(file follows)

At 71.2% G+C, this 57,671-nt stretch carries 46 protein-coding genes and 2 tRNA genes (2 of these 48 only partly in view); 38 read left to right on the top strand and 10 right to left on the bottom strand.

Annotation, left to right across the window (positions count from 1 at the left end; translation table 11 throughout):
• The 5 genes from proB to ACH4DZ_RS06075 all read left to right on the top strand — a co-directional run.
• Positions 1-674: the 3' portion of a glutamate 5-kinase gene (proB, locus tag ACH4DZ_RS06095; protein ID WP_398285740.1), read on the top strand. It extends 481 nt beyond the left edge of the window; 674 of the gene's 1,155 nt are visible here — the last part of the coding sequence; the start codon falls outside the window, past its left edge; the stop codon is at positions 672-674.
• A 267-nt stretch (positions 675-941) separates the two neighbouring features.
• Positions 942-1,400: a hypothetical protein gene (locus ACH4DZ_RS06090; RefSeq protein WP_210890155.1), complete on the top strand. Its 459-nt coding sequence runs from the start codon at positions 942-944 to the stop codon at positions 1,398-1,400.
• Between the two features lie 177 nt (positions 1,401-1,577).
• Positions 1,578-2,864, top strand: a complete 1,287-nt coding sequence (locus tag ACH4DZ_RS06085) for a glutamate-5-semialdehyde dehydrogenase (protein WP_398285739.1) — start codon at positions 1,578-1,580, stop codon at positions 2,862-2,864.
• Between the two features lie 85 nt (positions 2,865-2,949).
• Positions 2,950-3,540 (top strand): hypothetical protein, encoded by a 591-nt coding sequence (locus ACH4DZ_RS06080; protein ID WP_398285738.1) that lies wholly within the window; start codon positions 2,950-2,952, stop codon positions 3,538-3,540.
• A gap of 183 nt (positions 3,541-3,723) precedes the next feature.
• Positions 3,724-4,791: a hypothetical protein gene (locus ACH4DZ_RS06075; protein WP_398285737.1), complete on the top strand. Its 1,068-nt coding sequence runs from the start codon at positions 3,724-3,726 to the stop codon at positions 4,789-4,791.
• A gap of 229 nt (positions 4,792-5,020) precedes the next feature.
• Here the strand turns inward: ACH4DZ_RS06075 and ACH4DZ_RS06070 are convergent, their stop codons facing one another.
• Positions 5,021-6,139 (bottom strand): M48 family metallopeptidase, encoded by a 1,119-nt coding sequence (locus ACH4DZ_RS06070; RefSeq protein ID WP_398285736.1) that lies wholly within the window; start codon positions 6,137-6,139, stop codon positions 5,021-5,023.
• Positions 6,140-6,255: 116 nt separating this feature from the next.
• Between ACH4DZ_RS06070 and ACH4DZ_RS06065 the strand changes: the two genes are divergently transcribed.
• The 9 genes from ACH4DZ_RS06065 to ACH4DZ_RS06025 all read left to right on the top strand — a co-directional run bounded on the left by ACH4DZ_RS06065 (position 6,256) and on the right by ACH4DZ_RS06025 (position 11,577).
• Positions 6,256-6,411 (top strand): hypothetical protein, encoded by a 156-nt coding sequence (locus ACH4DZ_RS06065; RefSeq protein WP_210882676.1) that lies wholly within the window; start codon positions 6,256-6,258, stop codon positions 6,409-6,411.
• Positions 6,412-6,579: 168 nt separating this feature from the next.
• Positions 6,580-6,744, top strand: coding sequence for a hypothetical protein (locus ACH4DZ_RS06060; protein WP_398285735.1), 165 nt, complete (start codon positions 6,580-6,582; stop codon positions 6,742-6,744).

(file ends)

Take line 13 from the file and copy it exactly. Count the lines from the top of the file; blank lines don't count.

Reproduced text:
• A gap of 229 nt (positions 4,792-5,020) precedes the next feature.